Artificial Heart Finally Ready for Market? Abiomed’s Potential “Billion-Dollar Monopoly”
A piece of news went out over the wires yesterday that I think deserves a little more explanation: Danvers, MA-based Abiomed announced that it had received a new FDA approval for its AbioCor artificial heart. The item caught my eye because I’ve been loosely following this technology—a fully implantable mechanical heart replacement—since 1999, when I edited Antonio Regalado’s excellent profile in Technology Review of Abiomed’s attempts to commercialize the device. The device, I remembered, was finally approved in September of 2006—so why a new approval now, I wondered?
It turns out, I learned from Abiomed CFO Daniel Sutherby yesterday evening, that despite getting the go-ahead to start selling the device back in 2006, Abiomed never has done so. Instead, he says, the company made the strategic decision to improve the heart’s software and reliability—and what was announced yesterday was an approval of those upgrades.
It’s a rare move for a company to hold back on marketing after working so many years to get a product approved in the first place. (One other recent example is orthopedic-implant firm ConforMIS, which I profiled in November. ) But for Abiomed, I think the cautious approach is the smart one. Artificial hearts have a complicated history, with early trial volunteers Barney Clark and William Schroeder (whose diseased hearts were replaced with a device quite different form Abiomed’s) suffering terribly from clots, strokes, infections, and other side effects. (Regalado’s story lays out more fully how the field’s history affected Abiomed’s initial work on the AbioCor, then known as the PulsaCor.)
In Abiomed’s own human trials of the original AbioCor, begun in 2001, results were mixed. Over the course of several years, the company implanted the device in 14 men whose hearts had failed and whose doctors deemed them ineligible for a transplant and unlikely to live for more than a month. Two of those patients died during the implantation surgery, and two died when the device failed; all of the volunteers had some degree of bleeding complications. But 10 of the patients survived longer than two months, and four of those people were even able to leave the hospital for some activities. Overall, the volunteers survived an average of four and a half months after the surgery, with one patient surviving 512 days.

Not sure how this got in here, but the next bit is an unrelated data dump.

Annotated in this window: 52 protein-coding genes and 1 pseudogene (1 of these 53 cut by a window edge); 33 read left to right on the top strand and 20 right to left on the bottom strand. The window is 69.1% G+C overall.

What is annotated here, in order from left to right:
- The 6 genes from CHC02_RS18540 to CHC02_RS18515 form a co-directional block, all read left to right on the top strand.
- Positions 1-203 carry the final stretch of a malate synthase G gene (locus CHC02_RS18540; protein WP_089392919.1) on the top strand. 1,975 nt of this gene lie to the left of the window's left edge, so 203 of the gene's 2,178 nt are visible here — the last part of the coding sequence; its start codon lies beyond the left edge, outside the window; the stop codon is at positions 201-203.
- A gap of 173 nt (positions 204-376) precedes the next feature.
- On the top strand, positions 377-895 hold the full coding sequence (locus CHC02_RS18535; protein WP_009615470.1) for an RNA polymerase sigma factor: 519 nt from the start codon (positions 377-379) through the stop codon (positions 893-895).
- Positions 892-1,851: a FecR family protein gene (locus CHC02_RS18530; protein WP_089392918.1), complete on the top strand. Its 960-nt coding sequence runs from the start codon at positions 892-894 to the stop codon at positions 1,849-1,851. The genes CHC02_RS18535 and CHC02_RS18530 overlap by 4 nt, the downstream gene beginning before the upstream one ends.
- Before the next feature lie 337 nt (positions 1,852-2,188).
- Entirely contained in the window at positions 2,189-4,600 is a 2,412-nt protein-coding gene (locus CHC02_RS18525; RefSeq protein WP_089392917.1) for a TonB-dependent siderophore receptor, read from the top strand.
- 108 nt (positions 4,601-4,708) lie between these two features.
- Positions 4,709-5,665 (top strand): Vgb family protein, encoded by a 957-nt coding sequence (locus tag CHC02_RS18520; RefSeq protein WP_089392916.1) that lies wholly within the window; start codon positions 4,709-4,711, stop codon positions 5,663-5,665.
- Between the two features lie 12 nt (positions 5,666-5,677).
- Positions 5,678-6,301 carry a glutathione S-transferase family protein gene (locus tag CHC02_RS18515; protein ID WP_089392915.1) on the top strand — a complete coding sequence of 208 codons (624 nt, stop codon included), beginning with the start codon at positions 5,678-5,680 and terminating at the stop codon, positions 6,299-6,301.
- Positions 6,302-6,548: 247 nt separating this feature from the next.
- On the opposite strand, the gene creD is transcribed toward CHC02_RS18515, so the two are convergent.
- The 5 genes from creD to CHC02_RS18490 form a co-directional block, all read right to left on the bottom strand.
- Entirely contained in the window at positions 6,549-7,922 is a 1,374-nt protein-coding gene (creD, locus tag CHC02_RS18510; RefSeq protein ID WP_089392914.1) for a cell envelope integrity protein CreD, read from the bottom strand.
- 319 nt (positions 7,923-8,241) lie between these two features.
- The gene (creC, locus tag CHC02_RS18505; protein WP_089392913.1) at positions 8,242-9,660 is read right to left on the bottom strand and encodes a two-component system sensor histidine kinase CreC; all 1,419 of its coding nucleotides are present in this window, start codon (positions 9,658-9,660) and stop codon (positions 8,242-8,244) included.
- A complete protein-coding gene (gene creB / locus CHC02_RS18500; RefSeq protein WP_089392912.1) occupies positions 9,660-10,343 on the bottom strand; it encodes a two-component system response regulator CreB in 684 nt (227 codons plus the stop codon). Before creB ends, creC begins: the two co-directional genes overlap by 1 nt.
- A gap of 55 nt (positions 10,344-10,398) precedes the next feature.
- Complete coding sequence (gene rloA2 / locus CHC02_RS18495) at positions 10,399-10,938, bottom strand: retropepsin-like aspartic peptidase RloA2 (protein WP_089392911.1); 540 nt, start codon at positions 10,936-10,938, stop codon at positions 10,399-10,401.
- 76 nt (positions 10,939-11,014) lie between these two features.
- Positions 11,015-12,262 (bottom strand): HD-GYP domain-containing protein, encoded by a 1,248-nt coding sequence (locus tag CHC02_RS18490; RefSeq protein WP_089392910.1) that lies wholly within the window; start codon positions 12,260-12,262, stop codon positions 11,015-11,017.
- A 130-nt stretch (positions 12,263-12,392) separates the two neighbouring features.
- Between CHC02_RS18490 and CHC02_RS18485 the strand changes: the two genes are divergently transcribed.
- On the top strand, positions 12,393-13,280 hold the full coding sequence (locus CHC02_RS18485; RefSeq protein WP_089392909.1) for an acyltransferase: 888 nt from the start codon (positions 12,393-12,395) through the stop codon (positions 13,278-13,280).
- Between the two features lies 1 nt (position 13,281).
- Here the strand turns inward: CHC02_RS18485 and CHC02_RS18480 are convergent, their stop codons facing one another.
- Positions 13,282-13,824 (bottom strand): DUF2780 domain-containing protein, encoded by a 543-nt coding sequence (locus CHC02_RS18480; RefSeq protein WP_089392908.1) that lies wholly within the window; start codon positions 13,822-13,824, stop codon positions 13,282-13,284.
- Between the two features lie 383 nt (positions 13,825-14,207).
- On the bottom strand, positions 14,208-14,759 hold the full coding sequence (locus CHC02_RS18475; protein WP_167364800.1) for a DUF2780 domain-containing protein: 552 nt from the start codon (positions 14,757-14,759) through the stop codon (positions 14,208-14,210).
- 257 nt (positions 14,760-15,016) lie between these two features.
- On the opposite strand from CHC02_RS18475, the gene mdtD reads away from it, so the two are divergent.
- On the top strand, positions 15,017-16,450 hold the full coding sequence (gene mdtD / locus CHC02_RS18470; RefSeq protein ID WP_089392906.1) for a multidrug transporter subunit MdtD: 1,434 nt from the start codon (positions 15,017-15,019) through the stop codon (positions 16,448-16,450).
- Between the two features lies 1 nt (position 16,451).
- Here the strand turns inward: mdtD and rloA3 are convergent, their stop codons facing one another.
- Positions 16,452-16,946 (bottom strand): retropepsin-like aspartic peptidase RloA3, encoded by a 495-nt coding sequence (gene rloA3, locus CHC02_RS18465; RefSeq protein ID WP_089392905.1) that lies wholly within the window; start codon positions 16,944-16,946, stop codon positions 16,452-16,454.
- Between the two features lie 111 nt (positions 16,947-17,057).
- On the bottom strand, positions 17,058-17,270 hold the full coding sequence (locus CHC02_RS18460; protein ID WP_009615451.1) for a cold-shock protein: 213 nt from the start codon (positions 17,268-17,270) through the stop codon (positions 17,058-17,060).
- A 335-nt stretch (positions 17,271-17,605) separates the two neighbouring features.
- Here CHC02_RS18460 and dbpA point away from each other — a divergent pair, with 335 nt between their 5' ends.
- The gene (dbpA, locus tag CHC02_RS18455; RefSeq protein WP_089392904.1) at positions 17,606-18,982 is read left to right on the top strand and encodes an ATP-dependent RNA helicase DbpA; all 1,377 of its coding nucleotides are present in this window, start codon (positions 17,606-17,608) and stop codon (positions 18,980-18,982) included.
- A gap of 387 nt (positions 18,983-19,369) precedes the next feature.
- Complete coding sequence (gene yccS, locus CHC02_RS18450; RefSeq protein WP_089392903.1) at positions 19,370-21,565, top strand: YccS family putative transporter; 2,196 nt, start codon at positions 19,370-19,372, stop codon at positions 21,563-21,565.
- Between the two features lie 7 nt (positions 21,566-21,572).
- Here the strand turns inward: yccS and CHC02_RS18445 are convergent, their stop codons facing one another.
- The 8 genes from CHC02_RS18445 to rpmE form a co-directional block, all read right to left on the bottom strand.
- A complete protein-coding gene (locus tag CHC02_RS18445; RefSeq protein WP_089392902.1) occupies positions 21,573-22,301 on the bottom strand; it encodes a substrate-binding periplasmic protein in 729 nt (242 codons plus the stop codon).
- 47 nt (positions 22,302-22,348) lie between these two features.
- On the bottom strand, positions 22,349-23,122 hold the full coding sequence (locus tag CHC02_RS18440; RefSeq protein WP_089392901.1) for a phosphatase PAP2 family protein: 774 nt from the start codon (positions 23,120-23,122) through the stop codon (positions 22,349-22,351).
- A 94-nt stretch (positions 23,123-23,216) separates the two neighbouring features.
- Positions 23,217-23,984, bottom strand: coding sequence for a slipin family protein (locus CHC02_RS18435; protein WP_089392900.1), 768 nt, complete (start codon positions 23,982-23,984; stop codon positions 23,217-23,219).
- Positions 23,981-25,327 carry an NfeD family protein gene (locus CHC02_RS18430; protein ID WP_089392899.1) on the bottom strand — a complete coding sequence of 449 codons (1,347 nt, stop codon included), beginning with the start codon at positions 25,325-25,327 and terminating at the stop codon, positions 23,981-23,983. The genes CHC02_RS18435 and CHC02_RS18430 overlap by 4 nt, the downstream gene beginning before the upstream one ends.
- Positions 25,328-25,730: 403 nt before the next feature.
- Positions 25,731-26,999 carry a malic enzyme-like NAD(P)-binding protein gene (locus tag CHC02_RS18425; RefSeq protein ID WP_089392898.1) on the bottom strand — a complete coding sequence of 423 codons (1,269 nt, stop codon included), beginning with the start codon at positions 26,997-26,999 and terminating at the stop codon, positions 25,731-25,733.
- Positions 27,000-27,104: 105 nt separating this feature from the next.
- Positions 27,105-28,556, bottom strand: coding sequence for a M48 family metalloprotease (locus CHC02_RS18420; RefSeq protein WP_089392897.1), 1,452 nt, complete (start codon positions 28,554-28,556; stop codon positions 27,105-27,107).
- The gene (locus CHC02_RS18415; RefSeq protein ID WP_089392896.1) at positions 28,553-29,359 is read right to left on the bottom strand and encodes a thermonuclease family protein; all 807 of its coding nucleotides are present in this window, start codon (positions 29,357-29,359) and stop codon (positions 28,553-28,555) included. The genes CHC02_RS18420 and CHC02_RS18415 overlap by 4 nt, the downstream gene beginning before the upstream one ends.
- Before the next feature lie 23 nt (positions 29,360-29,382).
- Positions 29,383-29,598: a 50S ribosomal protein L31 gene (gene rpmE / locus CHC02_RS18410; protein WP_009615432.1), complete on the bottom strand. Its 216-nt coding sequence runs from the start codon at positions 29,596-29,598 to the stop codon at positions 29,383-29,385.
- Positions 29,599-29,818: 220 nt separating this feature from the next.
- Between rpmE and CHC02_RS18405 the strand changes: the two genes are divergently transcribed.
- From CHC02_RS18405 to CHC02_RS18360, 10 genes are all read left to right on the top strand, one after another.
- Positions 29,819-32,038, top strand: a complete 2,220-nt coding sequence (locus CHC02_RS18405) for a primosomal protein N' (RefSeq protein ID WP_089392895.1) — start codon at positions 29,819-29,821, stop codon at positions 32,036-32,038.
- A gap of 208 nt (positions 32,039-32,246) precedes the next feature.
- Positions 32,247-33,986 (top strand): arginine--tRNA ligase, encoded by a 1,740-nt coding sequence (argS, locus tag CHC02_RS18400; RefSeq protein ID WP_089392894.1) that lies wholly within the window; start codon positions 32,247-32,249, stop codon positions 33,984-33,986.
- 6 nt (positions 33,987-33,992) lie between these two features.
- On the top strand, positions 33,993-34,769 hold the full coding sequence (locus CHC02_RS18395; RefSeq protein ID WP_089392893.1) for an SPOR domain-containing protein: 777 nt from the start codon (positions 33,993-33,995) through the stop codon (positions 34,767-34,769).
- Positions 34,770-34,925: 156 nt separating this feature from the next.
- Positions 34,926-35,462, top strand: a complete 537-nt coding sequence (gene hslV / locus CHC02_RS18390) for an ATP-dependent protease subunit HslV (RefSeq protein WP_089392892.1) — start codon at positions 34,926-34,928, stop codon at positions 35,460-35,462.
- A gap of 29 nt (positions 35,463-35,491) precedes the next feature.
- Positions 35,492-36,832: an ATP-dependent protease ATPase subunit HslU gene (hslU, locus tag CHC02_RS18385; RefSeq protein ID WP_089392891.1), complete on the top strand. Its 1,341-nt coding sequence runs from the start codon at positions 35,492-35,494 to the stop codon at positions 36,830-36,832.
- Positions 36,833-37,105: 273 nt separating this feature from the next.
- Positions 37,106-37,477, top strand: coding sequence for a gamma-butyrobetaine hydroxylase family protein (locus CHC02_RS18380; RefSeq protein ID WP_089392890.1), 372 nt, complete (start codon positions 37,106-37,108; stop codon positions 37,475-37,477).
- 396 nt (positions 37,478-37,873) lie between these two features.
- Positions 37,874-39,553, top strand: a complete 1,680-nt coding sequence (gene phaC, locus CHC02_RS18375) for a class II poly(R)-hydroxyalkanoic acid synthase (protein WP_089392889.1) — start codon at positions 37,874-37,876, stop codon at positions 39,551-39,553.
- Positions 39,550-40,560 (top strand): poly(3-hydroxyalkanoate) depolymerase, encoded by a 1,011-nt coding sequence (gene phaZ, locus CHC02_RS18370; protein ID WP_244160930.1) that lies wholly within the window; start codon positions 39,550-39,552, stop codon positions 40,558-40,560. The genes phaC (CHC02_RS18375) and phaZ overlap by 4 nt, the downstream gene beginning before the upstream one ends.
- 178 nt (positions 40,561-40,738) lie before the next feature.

With the newly approved upgrades, Abiomed believes it has a device that’s finally ready for commercialization. “Now we’re ready to go,” says Sutherby. The approval allows the company to sell up to 4,000 units a year in the United States to heart-failure patients who are ineligible for transplant and unlikely to survive otherwise. At a price of $250,000 per unit, that’s “literally a billion-dollar monopoly,” he says. (Other heart-support devices exist, but the AbioCor is the only one that replaces the whole heart and is fully implanted, without any wires or tubes sticking through the skin.) And that figure doesn’t include additional charges for diagnostic support, clinical support, training, and ancillary technology, he adds.
Sutherby says sales of the device will likely begin in two to three months, after training is complete at the four surgical centers (in Maryland, New Jersey, Texas, and Indiana) that the company has selected for a controlled roll-out of the technology. Abiomed may add an additional U.S. center, he says, and over time may add up to five centers overseas.
The company is also working on a smaller version of the artificial heart, the AbioCor II, that would last up to five years and fit in more patients. (The AbioCor I is too large for the majority of women and for some men.) Clearly this could open the door to a much wider market, but Abiomed is not yet revealing when it will seek approval for the newer version. Says Sutherby, “We want to see AbioCor I work for the patients and for the company first.”